Sen. Lindsey Graham abandoned the immigration plan he helped write in favor of the climate bill he also helped write and later abandoned. But that doesn't mean he's not interested in working on immigration issues; it's just that his priority now is repealing the 14th Amendment that grants citizenship to everyone born on American soil:
“I may introduce a constitutional amendment that changes the rules if you have a child here,” Graham said during an interview with Fox News’ Greta Van Susteren. “Birthright citizenship I think is a mistake, that we should change our Constitution and say if you come here illegally and you have a child, that child's automatically not a citizen.”
Asked how intent Graham is on introducing the amendment, the South Carolina Republican responded: “I got to.”
“People come here to have babies,” he said. “They come here to drop a child. It's called "drop and leave." To have a child in America, they cross the border, they go to the emergency room, have a child, and that child's automatically an American citizen. That shouldn't be the case. That attracts people here for all the wrong reasons.”
At least Graham has the intellectual honesty to propose a constitutional amendment rather than pretending that the intent of the 14th Amendment wasn't to end the practice of race-based citizenship. Let's face it, this isn't exactly directed at the children of Irish
immigrants. As with a constitutional Amendment to ban same-sex marriage, curtailing constitutional rights based on the social anxieties of the day seems like a bad
idea to me. And such an amendment wouldn't just target the children of illegal immigrants, but anyone in the United States legally or illegally who isn't an American citizen. It's been a hundred years since American politicians tried to ban Chinese immigrants, and things don't seem to have changed that much.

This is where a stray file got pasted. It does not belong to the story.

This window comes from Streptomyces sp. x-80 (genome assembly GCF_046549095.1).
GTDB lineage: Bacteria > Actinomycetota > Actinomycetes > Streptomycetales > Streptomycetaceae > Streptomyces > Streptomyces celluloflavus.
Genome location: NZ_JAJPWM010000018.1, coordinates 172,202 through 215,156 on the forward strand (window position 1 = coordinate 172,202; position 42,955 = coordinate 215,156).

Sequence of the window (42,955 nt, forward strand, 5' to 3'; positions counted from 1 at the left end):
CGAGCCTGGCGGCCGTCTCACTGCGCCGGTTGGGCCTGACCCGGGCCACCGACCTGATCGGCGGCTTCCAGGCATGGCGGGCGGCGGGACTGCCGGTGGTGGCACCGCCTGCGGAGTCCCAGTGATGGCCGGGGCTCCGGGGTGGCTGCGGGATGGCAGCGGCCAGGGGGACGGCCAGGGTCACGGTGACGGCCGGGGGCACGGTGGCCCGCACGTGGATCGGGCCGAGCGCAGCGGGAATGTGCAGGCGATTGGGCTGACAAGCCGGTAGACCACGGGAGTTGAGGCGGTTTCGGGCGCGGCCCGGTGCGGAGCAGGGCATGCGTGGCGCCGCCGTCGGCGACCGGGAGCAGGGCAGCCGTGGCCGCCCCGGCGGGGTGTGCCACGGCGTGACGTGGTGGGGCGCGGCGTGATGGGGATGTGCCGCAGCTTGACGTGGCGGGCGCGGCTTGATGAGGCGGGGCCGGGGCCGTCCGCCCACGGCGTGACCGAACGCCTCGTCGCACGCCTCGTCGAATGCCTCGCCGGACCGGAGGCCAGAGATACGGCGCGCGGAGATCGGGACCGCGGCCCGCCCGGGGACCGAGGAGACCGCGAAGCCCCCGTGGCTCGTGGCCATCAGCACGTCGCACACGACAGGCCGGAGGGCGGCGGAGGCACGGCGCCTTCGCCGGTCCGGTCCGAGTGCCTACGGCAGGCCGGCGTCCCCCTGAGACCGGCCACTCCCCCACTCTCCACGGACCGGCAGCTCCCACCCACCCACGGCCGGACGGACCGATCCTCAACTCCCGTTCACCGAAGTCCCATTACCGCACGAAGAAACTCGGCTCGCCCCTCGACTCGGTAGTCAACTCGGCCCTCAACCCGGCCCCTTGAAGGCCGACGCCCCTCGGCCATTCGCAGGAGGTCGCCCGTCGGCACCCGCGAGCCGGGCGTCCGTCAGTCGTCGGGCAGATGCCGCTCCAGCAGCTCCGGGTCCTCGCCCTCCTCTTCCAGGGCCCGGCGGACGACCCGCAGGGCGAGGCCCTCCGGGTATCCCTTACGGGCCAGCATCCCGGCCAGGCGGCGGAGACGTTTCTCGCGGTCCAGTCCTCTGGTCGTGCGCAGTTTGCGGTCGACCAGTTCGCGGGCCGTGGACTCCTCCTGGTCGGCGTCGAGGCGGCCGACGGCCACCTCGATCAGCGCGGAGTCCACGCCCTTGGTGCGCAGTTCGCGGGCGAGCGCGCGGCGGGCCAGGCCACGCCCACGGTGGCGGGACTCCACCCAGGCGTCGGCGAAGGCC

An amendment ending birthright citizenship wouldn't really alter the economic incentives that cause people to enter the country illegally -- it would just make conditions more hopeless for their children, who would be American in all but a legal sense. It would also be a nightmare for millions of American citizens who lack readily available proof of citizenship, and would necessitate more government resources to help establish the citizenship status not just of children born to immigrants, but to American citizens as well, since you'd have to prove your citizenship before your child could be granted a U.S. birth certificate. All in all, doing such a thing would make life more complicated for everyone, miserable for a minority, and probably wouldn't do much to solve the problem of illegal immigration. I can't imagine why any self-identified "small government" conservatives would support such a thing.
Amending the Constitution is extremely difficult, but it might win Graham some goodwill among conservatives who see him as a traitor, even though he hasn't actually delivered anything more than bipartisan gestures. Come to think of it, this probably isn't any different.
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